Custody by Extended Family in Fort Myers, Florida
At Daniels Law, P.A., we understand that not every child grows up in a traditional family. When circumstances require an extended relative—such as an aunt, uncle, or grandparent—to seek custody and care for a child or children, the situation can require a great detail of documentation and complicated legal processes. This is where our firm can help. For more than a decade, we have provided invaluable guidance and compassionate support for families navigating cases involving custody by extended family in Fort Myers. To discuss your family’s unique situation, schedule a free consultation. We can set up convenient, virtual meetings, so no matter where you are, you can get the counsel you need with less hassle.
Who Is Considered “Extended Family”?
Florida law considers someone part of a child’s family if they are related to them biologically or by marriage.
As such, “extended family” can include:
- Nieces and Nephews
- Uncles and Aunts
- Great Uncles and Aunts
- Great Grandparents
In addition to this list, “fictive kin” are also extended family. These are people who might not be related to a child through blood, marriage, or adoption, but who have a meaningful relationship with them no less. Examples of this might include a close family friend, a neighbor of numerous years, and others.
Temporary and Concurrent Custody in Florida
Members of a child’s extended family may pursue concurrent or temporary custody. With concurrent custody, a child’s biological parents retain their parental rights, but a court also grants these same rights to an extended family member. For temporary custody, a child’s relative will gain parental rights for a certain period. In both cases, these rights include the ability to make educational and financial decisions for a child, as well as the ability to consent to medical procedures and care. Generally, a child’s parents must consent to either type of custody. A judge can waive this requirement and order temporary custody in situations where it is in a child’s best interests.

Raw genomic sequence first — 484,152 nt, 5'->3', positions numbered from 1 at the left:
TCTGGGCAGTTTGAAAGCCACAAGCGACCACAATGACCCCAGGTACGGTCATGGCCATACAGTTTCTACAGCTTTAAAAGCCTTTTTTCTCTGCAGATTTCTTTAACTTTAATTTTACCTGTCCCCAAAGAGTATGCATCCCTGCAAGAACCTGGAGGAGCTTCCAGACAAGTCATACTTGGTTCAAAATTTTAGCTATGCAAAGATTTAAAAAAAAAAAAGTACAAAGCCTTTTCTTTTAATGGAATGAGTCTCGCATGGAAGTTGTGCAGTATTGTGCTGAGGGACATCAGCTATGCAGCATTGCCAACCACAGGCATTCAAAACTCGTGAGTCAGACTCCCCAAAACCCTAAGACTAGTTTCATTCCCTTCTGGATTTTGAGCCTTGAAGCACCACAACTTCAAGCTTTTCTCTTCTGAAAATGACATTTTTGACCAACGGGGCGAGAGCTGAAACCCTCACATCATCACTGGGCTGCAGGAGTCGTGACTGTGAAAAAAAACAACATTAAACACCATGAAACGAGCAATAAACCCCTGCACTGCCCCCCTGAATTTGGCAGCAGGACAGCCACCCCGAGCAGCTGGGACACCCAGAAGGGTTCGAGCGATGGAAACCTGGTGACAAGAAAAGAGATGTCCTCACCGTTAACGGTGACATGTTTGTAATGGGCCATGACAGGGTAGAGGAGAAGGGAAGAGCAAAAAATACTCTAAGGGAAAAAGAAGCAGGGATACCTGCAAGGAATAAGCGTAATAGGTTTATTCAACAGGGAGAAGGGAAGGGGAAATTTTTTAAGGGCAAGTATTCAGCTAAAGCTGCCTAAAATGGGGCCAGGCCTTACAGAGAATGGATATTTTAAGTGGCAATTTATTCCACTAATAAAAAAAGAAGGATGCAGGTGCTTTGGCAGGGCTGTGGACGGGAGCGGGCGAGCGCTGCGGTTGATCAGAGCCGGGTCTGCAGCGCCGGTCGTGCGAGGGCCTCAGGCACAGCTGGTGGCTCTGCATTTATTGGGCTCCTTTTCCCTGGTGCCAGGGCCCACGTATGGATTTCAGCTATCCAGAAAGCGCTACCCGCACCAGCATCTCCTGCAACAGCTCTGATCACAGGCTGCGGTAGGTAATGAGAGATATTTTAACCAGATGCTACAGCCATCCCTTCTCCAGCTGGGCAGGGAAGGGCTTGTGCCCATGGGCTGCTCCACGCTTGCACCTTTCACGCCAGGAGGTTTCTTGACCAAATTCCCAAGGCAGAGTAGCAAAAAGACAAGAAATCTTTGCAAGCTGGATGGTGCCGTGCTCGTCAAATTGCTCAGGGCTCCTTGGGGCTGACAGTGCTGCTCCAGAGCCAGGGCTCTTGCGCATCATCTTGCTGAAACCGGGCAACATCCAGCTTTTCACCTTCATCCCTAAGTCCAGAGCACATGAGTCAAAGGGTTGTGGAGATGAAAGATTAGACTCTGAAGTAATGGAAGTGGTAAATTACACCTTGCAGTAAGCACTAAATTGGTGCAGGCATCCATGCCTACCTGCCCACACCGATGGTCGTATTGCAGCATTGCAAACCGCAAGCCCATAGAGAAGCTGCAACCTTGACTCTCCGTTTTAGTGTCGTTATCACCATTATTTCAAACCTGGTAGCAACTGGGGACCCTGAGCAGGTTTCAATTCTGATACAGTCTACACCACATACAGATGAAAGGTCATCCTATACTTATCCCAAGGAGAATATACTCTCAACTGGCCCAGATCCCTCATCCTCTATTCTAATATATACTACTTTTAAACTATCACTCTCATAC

What You Need to Petition for Temporary or Concurrent Custody
For concurrent custody, a person needs to have either obtained the notarized consent of both parents or housed and cared for a child for over 10 days in a 30-day period. For temporary custody, petitions require either the notarized consent of both parents or proof that the family member has housed and cared for a child full-time.
Turn to Daniels Law, P.A. Today
Whether you want to seek temporary or concurrent custody rights, filing the correct forms and following the pertinent legal procedures are both essential and complicated. You do not have to worry, though. At Daniels Law, P.A., we have the know-how to guide you through every step of the process. Schedule a consultation with our firm today, so that we can begin helping you pursue custody by extended family in Fort Myers.
Absolutely a wonderful experience. She handled our step-parent adoption case quickly and professionally.- Former Client
Extremely professional, responsive, and helpful as they helped us navigate through the legal process.- Wesley K.
Read every single review that speaks highly about this law firm and Ms. Daniels, and know that every word is true.- Karen S.
Courtney was absolutely phenomenal. She answered all our questions promptly, kept an open line of communication, and went out of her way to help expedite the process.- Eleah A.
She's honest, trustworthy, fair, and most efficient!- Christine J.
We knew each step of the process, and what to expect next.- Erin P.
It was truly a pleasure haviing Daniels Law represent me in my adoption case.- Herbia W.
Theresa and Courtney were great to work with.- Amanda D.